Adopting a bulking diet works for gaining muscle, but there are a lot of ways it can go wrong. Here are the six big blunders to avoid.
Bulking is the process of intentionally gaining weight to maximize muscle growth. Some lifters adopt a bulking diet that mitigates fat gain; others end up butchering the process and regretting it.
But any lifter who’s already lean and experienced with weight training can have success with it. Without eating in a caloric surplus, you can’t add a significant amount of muscle unless you’re a beginner or overweight.
This is why many intermediate and experienced lifters plateau in their physique, especially if they’re pretty lean. Sure, they’ve kept some muscle from their newbie gains, and maybe they don’t have much body fat, but they also don’t really stand out that much.
If that’s you, and you actually DO want to stand out, it’s time to start bulking – the smart way. Bulking isn’t as easy as just eating more and lifting weights. Many people don’t know how to do it well, which is why there’s a belief that it doesn’t work. So here are the top six bulking mistakes to avoid.
The purpose of bulking is to gain weight. No surprise there. Of course, gaining too much too fast sucks, but you do need to gain it. I see people attempt bulks all the time, but because they don’t eat enough, they dork around at maintenance for months or years with no muscle growth to show.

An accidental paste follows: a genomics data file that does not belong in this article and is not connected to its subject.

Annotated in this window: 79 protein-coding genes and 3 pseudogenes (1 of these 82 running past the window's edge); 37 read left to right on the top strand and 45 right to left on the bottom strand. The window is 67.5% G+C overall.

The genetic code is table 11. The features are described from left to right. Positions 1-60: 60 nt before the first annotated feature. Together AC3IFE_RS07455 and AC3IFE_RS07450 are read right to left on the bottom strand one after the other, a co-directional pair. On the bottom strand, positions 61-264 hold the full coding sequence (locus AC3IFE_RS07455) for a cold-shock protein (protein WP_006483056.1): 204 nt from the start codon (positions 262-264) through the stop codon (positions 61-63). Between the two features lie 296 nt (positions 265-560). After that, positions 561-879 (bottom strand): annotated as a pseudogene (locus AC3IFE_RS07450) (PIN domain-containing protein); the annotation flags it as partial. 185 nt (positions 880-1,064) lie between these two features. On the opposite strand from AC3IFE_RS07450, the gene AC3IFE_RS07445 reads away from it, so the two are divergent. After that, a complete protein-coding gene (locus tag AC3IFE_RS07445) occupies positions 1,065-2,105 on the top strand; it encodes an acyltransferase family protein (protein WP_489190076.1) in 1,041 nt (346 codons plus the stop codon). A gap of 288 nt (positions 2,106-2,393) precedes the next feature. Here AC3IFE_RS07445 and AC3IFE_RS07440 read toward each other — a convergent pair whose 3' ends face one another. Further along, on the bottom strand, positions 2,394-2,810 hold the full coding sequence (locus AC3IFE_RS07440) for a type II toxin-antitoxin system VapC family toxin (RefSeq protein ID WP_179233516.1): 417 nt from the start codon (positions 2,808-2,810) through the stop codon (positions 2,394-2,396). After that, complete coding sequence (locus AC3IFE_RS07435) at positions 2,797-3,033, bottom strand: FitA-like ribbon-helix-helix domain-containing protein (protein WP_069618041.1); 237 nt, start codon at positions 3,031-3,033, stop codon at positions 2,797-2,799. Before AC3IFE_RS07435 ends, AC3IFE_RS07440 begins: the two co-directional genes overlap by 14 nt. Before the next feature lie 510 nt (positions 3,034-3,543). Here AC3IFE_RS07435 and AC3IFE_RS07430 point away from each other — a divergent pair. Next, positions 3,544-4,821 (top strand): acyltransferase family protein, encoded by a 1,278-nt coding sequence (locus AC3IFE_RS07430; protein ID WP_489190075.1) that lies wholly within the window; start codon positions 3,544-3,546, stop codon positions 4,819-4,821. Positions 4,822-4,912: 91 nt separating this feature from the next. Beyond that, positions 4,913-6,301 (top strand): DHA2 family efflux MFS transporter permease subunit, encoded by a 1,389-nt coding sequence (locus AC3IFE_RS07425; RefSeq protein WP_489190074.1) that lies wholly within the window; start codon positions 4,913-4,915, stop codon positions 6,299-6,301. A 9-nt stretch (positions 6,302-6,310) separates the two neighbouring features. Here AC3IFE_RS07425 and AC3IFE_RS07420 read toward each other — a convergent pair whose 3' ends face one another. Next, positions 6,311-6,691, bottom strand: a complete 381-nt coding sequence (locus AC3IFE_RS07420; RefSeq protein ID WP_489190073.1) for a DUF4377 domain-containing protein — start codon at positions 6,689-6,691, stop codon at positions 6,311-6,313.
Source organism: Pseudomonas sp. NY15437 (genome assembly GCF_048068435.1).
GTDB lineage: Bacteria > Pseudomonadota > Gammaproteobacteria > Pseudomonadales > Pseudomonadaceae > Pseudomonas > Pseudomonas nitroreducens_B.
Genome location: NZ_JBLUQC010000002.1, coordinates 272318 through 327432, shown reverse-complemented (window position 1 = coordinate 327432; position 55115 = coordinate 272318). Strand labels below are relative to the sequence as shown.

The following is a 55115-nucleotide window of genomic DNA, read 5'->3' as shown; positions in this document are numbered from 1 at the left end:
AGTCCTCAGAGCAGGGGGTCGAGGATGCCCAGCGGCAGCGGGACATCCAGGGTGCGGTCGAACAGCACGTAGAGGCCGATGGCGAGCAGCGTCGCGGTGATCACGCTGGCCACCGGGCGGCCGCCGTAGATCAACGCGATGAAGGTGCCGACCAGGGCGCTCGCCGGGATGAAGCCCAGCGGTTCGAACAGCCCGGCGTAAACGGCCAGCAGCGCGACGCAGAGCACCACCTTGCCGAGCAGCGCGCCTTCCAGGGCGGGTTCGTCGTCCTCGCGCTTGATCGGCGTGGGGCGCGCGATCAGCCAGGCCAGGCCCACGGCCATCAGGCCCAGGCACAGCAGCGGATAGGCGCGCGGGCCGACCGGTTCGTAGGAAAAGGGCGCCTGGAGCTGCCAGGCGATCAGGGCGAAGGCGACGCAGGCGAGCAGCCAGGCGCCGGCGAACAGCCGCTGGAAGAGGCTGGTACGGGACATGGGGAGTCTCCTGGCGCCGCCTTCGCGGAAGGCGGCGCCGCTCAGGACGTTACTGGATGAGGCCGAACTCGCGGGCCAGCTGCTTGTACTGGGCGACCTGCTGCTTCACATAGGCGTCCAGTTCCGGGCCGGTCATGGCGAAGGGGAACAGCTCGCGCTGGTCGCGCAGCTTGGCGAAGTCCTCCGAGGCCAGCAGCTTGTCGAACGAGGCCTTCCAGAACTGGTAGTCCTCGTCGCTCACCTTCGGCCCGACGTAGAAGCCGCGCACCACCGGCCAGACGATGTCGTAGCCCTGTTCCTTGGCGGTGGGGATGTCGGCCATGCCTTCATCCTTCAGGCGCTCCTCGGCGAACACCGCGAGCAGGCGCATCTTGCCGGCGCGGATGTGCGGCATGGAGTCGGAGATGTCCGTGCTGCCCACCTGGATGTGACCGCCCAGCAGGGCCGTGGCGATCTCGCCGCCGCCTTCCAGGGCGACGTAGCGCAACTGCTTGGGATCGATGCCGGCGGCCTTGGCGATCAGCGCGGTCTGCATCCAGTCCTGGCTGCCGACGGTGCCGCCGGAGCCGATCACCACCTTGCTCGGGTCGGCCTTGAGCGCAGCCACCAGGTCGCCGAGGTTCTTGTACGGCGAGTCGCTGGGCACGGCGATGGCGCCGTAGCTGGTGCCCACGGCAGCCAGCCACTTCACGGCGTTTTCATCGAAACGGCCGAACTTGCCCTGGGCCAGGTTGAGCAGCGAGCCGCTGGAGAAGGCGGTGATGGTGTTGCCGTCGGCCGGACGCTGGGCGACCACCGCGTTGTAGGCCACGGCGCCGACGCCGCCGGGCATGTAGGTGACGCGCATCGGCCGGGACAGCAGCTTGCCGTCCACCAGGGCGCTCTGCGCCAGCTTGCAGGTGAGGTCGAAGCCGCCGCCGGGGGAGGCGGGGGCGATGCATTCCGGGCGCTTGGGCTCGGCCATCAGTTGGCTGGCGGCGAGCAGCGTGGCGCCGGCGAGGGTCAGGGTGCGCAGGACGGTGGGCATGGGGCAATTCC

Before you even worry about the optimal rate of gain, you need to make sure you gain in the first place. If you don’t, you’re not getting the muscle-building stimulus along with the extra nutrients from the energy surplus.
The culprit behind not eating enough is underestimating the difficulty of doing it right. Some people will need a caloric surplus that’s quite high, and for them pounding down more food consistently won’t be as fun as you might think.
They may have to use shakes, eat at awkward times, coax themselves to shovel down more at mealtime, and have more structure around their eating. It’s work, and it’s not as easy as “just eat more food.”
Now comes the other side of the food mistake. Some people eat too much when bulking. They view bulking as an excuse to eat tons of junk, ransack a buffet, and not monitor their calories.
This is stupidity at its finest. Research shows that while a calorie surplus increases muscle growth, you don’t need a big surplus to do so. In fact, your body can only build so much muscle at a time. With a slight surplus, you’ll already maximize muscle growth while incurring some tag-a-long fat.
However, if you eat beyond that, there’s no additional muscle growth. The extra calories are stored as fat. So don’t get softer than you have to by eating like an idiot. All that fat will cost you more time to lose later.
People commonly track calories to lose fat, but when they start bulking, they think tracking no longer applies. If you grew up reading bodybuilding magazines, you’d think the key to gaining mass is drinking gallons of milk and eating like Ronnie Coleman.